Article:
A suspect in the South Carolina mall shooting that left 14 people wounded was arrested on Sunday, according to multiple news outlets. That’s the good news. The bad news is that his bond has been set at a ridiculous $25,000. And — get this — he can go to work if he wears an ankle bracelet. Seriously.
#ColumbiaPDSC Update: In a court hearing a short time ago, a judge set a $25,000 surety bond for shooting suspect Jewayne Price. He is also on house arrest & ordered to wear an ankle monitor. The judge will allow Price to travel from home to work certain times of the day. pic.twitter.com/I9RwY9dP5Z
— Columbia Police Dept (@ColumbiaPDSC) April 17, 2022
CBS News writes:
Columbia Police Chief W.H. “Skip” Holbrook said 22-year-old Jewayne M. Price, who was one of three people initially detained by law enforcement as a person of interest, remains in police custody. He has been charged with unlawful carrying of a pistol, the Columbia Police Department said.
The shooting occurred at Columbiana Centre, and at least three suspects were believed to have brandished weapons. Victims ranged from 15 years old to 73 years old. “We don’t believe this was random,” Holbrook said. “We believe they knew each other and something led to the gunfire.”
The suspect in the mall shooting is named Jewayne Price. Warning: the following link leads to a webpage that contains a coarse image. A Facebook profile that is still active as of this writing bears his name and lists his hometown as Columbiana, S.C. (where the shooting took place). In his profile picture, he appears to be giving the camera the middle finger. I’m guessing the account will be inactive by the time you read this, because he’ll probably put on his ankle bracelet, run home, and immediately erase all his social media.
Daily Mail released his mugshot:
South Carolina mall shooting suspect, 22, will be allowed to return to WORK with an ankle monitor while out on bail https://t.co/JqLJgvlfhZ
— Daily Mail Online (@MailOnline) April 18, 2022
Meanwhile, if you can believe it, less than 24 hours later another mass shooting occurred in South Carolina. Nine people were reportedly shot, though there are no reports of fatalities. This shooting occurred at a restaurant in a rural area approximately 50 miles northwest of Savannah.
What is going on here? It must be ghost guns, according to Joe Biden. For Chuck Schumer, it’s just another opportunity to push billion-dollar gun control bills.
Economist Malcolm Gladwell argues that the increase in school shootings is because of a lowering threshold of what’s acceptable. The National Review’s David French summed up Gladwell’s theory thusly.
At the risk of oversimplifying a complex argument, essentially he argues that each mass shooting lowers the threshold for the next. He argues, we are in the midst of a slow-motion “riot” of mass shootings, with the Columbine shooting in many ways the key triggering event.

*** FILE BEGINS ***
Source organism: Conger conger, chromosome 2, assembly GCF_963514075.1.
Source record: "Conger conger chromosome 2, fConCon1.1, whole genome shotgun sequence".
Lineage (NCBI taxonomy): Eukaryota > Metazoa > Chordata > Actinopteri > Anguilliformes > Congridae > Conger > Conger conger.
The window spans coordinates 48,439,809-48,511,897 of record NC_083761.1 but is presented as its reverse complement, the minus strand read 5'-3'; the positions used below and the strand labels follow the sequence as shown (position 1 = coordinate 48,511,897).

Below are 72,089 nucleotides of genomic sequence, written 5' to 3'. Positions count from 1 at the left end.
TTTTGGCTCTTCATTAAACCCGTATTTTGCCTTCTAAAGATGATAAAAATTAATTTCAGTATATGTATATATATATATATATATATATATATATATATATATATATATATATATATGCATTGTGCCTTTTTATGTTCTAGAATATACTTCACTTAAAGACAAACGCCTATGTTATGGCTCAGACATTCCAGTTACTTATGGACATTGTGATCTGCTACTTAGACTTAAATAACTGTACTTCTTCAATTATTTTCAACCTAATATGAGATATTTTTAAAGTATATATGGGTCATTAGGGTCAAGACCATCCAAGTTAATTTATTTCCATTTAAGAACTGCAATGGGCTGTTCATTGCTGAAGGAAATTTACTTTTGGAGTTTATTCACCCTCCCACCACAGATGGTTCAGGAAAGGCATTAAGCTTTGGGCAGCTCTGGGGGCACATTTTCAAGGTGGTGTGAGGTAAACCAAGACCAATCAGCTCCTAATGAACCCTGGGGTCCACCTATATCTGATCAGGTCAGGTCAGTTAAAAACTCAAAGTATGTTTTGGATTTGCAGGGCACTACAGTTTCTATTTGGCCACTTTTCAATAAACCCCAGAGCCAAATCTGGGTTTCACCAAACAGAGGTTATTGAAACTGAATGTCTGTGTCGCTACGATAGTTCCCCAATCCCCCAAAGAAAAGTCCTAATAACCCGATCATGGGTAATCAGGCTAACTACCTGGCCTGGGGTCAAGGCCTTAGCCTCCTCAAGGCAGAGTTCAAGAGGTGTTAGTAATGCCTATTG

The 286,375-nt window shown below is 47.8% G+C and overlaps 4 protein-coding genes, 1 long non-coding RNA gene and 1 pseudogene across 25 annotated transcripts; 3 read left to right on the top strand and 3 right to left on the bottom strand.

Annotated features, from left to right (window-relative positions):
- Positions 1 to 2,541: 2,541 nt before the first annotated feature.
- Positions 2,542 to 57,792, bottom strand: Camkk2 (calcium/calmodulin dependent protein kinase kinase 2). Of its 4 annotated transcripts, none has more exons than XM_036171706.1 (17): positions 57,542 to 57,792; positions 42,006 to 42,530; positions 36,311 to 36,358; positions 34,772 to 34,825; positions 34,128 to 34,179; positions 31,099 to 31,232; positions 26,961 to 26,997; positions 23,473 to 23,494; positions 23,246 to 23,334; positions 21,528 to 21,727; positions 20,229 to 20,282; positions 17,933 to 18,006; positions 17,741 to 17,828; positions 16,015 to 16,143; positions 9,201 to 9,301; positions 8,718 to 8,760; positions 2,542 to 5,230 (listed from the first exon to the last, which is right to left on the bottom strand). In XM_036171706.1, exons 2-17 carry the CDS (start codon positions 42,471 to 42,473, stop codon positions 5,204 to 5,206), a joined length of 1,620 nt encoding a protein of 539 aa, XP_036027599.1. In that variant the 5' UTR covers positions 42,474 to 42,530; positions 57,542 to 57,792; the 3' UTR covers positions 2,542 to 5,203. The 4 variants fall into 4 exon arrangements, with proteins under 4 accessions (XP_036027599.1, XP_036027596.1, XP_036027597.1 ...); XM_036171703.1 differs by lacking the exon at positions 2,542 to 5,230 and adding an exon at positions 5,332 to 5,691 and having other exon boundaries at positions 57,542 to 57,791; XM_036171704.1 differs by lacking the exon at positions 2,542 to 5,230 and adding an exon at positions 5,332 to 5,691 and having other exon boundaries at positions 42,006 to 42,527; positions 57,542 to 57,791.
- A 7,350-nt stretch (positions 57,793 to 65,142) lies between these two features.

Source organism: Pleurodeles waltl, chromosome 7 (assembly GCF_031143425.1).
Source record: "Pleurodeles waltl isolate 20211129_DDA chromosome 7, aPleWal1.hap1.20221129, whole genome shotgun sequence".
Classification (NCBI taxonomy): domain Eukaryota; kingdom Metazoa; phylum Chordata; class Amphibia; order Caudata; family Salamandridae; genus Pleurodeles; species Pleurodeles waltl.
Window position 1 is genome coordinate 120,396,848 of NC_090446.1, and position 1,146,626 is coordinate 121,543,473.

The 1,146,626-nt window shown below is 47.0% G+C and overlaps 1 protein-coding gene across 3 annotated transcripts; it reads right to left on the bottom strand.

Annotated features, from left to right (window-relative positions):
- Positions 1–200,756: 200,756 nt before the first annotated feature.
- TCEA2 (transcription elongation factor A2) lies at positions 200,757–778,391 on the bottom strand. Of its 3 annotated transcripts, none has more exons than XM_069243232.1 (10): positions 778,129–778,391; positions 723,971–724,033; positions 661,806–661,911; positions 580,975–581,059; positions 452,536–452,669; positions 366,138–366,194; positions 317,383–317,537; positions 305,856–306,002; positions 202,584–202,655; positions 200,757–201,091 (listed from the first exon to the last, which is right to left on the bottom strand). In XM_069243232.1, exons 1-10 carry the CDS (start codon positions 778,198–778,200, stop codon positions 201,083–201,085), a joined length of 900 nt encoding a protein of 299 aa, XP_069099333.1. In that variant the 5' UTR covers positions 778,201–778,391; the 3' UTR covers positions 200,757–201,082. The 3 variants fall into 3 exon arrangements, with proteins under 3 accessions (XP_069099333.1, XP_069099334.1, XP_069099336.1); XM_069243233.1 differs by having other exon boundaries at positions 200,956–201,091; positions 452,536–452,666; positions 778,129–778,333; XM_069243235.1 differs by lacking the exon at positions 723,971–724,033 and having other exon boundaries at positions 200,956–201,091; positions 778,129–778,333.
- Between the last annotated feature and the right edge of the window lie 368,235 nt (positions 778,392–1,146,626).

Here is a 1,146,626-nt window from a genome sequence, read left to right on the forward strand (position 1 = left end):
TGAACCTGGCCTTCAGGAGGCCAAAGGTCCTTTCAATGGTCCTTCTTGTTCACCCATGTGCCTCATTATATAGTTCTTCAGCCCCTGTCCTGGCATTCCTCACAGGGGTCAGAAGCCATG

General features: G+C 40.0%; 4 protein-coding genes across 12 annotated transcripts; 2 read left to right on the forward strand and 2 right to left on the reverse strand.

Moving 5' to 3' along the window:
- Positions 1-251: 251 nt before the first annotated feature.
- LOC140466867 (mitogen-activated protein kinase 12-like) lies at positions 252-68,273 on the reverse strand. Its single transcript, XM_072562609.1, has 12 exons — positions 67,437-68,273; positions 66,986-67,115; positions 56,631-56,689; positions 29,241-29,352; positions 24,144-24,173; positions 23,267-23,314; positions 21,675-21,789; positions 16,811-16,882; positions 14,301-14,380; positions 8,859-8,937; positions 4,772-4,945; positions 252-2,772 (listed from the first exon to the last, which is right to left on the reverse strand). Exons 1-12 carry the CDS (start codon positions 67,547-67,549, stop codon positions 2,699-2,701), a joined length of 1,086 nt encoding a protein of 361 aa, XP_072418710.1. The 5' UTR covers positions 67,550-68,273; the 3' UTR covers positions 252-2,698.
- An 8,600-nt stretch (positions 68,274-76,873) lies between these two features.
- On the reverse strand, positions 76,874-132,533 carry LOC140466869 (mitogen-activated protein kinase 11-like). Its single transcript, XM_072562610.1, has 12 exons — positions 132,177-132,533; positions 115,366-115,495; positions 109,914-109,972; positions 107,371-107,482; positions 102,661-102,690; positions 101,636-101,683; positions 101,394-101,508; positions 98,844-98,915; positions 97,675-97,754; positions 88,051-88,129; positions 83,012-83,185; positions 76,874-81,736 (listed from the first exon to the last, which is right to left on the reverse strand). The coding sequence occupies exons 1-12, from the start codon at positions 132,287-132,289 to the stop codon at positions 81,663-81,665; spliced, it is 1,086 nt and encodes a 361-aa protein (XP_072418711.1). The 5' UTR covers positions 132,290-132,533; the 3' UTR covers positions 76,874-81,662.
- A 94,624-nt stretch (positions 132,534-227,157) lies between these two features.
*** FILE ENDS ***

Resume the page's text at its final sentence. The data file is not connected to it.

That argument has merit and should be considered. We have seen such a rash of violence across the country in the last two years that it’s almost becoming “normalized.” We’ve become numb to the news.
However, Gladwell’s article was written in 2015, and a lot has changed since then. What’s behind the current explosion of violence is more easily explainable: We are letting out dangerous criminals in ever-increasing numbers, and in almost every awful case we’ve read about recently, the perp is a recently-released or paroled career criminal with a long, violent rap sheet. The Waukesha Christmas parade massacre. Last week’s mass casualty shooting on a Brooklyn subway train. The woman who was shoved to her death beneath an oncoming subway car. The unprovoked fatal beating of a Los Angeles nurse at a bus stop. The home invasion murder of LA philanthropist Jacqueline Avant. The senseless fatal stabbing of a 24-year-old woman working alone in a store in the trendy Hancock Park area of Los Angeles.
The list goes on. And on. What are the similarities between every one of these heinous crimes? One, they were all fairly recent, within the last year or so. Two, in each instance, the perpetrator was found to be on parole, released early from prison or jail, had a lengthy criminal history, and/or had an active arrest warrant out for them. In other words, none of these criminals should have been out on the streets.
We don’t know much yet about the criminal histories of the shooters in the weekend’s two mass shootings in South Carolina. But with the judge releasing the suspect on only $25,000 and sentencing him to mere house arrest, it’s certainly hard not to come to the conclusion that our justice system is broken.